ToWn Crier File Photo
The average cost of a four-bedroom, two-bathroom home in Los Altos is 30 times more than the price of a similar home in Cleveland, according to a Coldwell Banker report.

The average cost of one Silicon Valley home can purchase ...

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Books

Children's author signs books at Linden Tree

Children's author signs books at Linden Tree


Author Tiffany Papageorge is scheduled to sign copies of new her book 11 a.m. Dec. 6 at Linden Tree Books, 265 State St., Los Altos.

Papageorge’s “My Yellow Balloon” (Minoan Moon, 2014) is a Mom’s Choice “Gold” winner. In the book, the Los Gat...

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People

RICHARD CAMPBELL WAUGH

RICHARD CAMPBELL WAUGH

Richard Campbell Waugh of Los Altos Hills, Ca. died at home October 31, 2014 surrounded by his family and caregivers.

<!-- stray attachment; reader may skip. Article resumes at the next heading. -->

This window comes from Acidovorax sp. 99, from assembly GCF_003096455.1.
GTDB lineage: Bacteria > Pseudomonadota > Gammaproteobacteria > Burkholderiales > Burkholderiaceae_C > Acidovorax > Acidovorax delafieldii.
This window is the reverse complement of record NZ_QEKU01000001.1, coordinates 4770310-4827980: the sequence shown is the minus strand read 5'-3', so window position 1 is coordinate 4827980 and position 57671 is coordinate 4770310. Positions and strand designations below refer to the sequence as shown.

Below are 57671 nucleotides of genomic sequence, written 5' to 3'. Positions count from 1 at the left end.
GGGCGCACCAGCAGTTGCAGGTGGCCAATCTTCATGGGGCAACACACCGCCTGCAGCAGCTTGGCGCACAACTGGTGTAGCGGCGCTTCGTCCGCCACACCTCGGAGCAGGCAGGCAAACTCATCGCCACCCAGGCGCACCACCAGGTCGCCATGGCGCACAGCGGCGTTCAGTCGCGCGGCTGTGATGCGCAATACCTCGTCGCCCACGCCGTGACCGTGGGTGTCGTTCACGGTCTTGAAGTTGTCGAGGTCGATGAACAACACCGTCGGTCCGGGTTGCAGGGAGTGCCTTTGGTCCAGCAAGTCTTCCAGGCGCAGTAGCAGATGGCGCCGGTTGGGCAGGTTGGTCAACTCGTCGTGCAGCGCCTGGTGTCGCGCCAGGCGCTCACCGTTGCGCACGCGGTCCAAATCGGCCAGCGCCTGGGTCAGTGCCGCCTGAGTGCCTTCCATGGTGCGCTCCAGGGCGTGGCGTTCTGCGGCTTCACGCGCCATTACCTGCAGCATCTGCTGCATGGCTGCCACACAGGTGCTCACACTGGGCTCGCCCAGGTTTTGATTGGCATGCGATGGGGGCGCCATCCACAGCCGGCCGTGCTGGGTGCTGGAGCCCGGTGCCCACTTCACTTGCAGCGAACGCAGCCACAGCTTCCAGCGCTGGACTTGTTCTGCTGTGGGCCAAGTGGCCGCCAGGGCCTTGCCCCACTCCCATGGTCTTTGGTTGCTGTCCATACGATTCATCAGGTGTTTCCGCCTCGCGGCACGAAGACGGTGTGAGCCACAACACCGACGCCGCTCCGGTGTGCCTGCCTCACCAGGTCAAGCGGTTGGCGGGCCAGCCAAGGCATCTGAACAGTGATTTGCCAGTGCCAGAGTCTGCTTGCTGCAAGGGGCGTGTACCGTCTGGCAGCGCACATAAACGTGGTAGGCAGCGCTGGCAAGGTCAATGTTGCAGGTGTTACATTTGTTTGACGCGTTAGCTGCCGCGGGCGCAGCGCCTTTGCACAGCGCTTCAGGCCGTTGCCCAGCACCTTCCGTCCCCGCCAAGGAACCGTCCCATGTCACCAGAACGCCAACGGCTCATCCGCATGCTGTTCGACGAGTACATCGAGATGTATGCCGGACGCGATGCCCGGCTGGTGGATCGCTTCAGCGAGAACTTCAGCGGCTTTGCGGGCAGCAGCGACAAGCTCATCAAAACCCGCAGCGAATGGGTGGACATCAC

Dick was born 1917, in Fayetteville, Arkansas. He earned a BS in chemistry from University of Arkansas and a PhD in organic chemi...

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Travel

Weekday Wanderlust highlights the joys of armchair travel

Weekday Wanderlust highlights the joys of armchair travel


Dan Prothero/Special to the Town Crier
Travel writers at the October gathering of the Weekday Wanderlust group include, from left, James Nestor, Kimberley Lovato, Paul Rauber, Marcia DeSanctis and Lavinia Spalding.

Travel writing should either ̶...

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Stepping Out

Pacific Ballet's 'Nutcracker' opens Friday in downtown Mtn. View

The Pacific Ballet Academy is back with its 24th annual production of “The Nutcracker,” scheduled this weekend in downtown Mountain View.

The story follows young Clara as she falls into a dream where her beloved nutcracker becomes the daring prince ...

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Magazine

Christmas At Our House home tour celebrates 26 years

Christmas At Our House home tour celebrates 26 years


Courtesy of Christopher Stark
Homes on the St. Francis High School Women’s Club’s Christmas at Our House Holiday Home Tour showcase a variety of architectural styles.